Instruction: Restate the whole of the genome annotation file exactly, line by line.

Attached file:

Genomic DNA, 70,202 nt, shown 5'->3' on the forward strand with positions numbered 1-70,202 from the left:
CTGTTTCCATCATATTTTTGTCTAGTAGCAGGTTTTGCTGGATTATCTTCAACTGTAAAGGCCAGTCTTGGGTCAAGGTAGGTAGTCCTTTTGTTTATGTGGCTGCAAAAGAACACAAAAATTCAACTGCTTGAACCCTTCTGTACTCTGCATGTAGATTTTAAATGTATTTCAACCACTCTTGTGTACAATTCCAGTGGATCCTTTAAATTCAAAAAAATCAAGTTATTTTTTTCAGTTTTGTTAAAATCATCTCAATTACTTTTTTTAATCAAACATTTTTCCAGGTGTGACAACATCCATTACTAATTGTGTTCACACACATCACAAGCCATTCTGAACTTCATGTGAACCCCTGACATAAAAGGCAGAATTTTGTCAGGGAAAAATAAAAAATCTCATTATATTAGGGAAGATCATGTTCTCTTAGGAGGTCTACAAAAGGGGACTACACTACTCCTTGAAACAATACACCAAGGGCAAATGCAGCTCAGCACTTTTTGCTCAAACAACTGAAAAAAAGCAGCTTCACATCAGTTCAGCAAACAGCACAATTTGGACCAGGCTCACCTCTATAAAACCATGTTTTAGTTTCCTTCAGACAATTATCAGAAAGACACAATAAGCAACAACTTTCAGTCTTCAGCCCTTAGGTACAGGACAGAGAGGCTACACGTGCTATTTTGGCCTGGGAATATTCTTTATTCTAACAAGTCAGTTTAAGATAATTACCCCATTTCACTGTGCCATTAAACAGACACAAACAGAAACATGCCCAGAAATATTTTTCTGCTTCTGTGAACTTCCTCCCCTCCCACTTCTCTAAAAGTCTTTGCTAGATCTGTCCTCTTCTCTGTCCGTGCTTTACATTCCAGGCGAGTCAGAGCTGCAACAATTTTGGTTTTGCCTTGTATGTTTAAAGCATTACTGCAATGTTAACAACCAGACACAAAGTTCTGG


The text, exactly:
Genomic DNA, 70,202 nt, shown 5'->3' on the forward strand with positions numbered 1-70,202 from the left:
CTGTTTCCATCATATTTTTGTCTAGTAGCAGGTTTTGCTGGATTATCTTCAACTGTAAAGGCCAGTCTTGGGTCAAGGTAGGTAGTCCTTTTGTTTATGTGGCTGCAAAAGAACACAAAAATTCAACTGCTTGAACCCTTCTGTACTCTGCATGTAGATTTTAAATGTATTTCAACCACTCTTGTGTACAATTCCAGTGGATCCTTTAAATTCAAAAAAATCAAGTTATTTTTTTCAGTTTTGTTAAAATCATCTCAATTACTTTTTTTAATCAAACATTTTTCCAGGTGTGACAACATCCATTACTAATTGTGTTCACACACATCACAAGCCATTCTGAACTTCATGTGAACCCCTGACATAAAAGGCAGAATTTTGTCAGGGAAAAATAAAAAATCTCATTATATTAGGGAAGATCATGTTCTCTTAGGAGGTCTACAAAAGGGGACTACACTACTCCTTGAAACAATACACCAAGGGCAAATGCAGCTCAGCACTTTTTGCTCAAACAACTGAAAAAAAGCAGCTTCACATCAGTTCAGCAAACAGCACAATTTGGACCAGGCTCACCTCTATAAAACCATGTTTTAGTTTCCTTCAGACAATTATCAGAAAGACACAATAAGCAACAACTTTCAGTCTTCAGCCCTTAGGTACAGGACAGAGAGGCTACACGTGCTATTTTGGCCTGGGAATATTCTTTATTCTAACAAGTCAGTTTAAGATAATTACCCCATTTCACTGTGCCATTAAACAGACACAAACAGAAACATGCCCAGAAATATTTTTCTGCTTCTGTGAACTTCCTCCCCTCCCACTTCTCTAAAAGTCTTTGCTAGATCTGTCCTCTTCTCTGTCCGTGCTTTACATTCCAGGCGAGTCAGAGCTGCAACAATTTTGGTTTTGCCTTGTATGTTTAAAGCATTACTGCAATGTTAACAACCAGACACAAAGTTCTGG